Padres Making Noise in National League West

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Credit: USA Today Sports

The youthful San Diego Padres are making noise in the National League West. Here is a look at the rest of the division.

Although the Padres rented first place in the National League West for a brief time earlier this month, a six-game losing streak gave the Los Angeles Dodgers an opening.  Still, the Padres have a record of 14-11 and reside in second place in the division.

The last time San Diego sat above .500 (32-33), Buddy Black managed the team.  On June 16, he lost his job, and the Padres started their slide down the standings.  So far, the Padres have had a relatively easy schedule in terms of opponent, having faced teams with losing records like the Giants, Rockies, and Reds.  The team did manage to take two of three from the Cardinals, a long-time nemesis.

In the Mariners, the Padres faced their most daunting challenge so far, going against a team tied with the Tampa Bay Rays for most wins in all of baseball.  In the first game against Seattle, the Padres scored three runs in the first two innings, and it all started thanks to a bunt single by Wil Myers.  Timely hitting finally teamed up with the surprisingly sturdy starting pitching in a 6 to 3 victory.

Even more impressive, the Padres took the second game as well in a tight 1-0 victory.  Starting pitcher Chris Paddack finally got his first major league win, retiring the last 19 batters he faced.  The only run scored on a home run by Ian Kinsler in the second inning.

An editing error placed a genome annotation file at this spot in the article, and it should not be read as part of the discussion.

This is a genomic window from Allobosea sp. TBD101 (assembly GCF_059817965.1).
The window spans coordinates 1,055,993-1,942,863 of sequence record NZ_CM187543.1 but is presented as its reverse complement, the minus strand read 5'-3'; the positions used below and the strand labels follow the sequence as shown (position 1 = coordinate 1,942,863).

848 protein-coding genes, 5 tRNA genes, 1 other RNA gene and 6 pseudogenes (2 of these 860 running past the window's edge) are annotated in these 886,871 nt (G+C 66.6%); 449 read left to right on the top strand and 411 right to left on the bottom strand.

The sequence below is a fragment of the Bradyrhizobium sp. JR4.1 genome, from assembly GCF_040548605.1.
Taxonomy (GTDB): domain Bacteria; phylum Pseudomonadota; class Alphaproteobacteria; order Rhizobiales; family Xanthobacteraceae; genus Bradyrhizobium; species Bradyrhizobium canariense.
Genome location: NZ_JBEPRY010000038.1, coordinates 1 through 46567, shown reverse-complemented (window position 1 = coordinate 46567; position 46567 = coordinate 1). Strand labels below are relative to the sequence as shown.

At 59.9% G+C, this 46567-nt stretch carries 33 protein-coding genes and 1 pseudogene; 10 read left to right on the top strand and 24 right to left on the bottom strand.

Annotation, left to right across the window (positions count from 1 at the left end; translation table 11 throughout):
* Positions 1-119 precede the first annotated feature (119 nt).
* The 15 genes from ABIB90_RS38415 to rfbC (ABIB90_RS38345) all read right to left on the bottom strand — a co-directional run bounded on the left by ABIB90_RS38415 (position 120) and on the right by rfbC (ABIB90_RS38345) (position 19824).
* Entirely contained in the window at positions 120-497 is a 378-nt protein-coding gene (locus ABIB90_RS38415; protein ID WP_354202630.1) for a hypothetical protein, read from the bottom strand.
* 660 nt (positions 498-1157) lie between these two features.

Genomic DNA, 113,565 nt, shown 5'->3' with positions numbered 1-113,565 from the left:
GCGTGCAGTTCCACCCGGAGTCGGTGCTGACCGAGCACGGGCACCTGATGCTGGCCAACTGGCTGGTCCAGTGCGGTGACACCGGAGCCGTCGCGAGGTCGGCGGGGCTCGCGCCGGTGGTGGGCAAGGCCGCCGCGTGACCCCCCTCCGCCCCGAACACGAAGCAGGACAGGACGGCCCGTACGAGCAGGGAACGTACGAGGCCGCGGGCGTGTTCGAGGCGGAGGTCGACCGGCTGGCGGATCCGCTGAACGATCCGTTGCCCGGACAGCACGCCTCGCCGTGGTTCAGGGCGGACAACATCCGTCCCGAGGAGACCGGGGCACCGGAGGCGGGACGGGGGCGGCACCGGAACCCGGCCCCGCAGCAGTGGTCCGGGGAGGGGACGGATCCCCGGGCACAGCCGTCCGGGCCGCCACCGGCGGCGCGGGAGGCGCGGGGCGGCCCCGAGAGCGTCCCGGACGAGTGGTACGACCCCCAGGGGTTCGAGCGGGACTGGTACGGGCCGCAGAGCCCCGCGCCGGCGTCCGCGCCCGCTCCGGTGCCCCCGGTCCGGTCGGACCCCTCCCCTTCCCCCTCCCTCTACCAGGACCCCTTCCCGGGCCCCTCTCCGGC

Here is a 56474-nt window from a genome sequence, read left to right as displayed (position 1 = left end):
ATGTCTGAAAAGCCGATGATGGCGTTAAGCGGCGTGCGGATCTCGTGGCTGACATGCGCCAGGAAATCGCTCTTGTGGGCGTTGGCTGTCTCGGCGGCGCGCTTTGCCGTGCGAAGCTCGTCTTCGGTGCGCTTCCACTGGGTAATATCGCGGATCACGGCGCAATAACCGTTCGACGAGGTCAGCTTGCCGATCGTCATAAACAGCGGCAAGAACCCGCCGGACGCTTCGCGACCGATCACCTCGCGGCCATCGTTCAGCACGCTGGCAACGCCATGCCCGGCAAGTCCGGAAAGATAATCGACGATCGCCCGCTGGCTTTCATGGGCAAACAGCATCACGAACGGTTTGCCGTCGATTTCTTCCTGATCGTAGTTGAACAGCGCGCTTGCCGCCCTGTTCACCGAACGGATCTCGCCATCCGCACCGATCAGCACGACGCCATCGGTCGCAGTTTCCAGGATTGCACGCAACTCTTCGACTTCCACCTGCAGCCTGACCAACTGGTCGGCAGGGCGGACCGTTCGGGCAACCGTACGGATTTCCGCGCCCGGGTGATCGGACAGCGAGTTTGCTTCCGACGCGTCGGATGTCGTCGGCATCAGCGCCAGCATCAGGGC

On Thursday the team will begin a road trip that includes stops in Washington D.C. and Atlanta, where both teams hover around .500.  Then the Dodgers (15-10) come to town followed by the New York Mets (13-10).

At the end of last season, most predictions for the 2019 season had the Padres fighting for last place against the San Francisco Giants.  But thanks to the arrival of Manny Machado, Fernando Tatis Jr.’s call-up, and better results from the young rotation than  expected, the prognosticators have changed their estimation of the San Diego Padres:




























Because of the sheer number of games, the Padres’ fortunes could be decided by their performance against division rivals, so here’s a brief look at each teams’ strengths and weaknesses.

Los Angeles Dodgers

The Dodgers have owned first place in the division for what seems like an eon and whether L.A. can repeat depends in large part on whether any of the other teams in the division can challenge their hegemony. For years, the bullies up I-5 have had their way with the home team.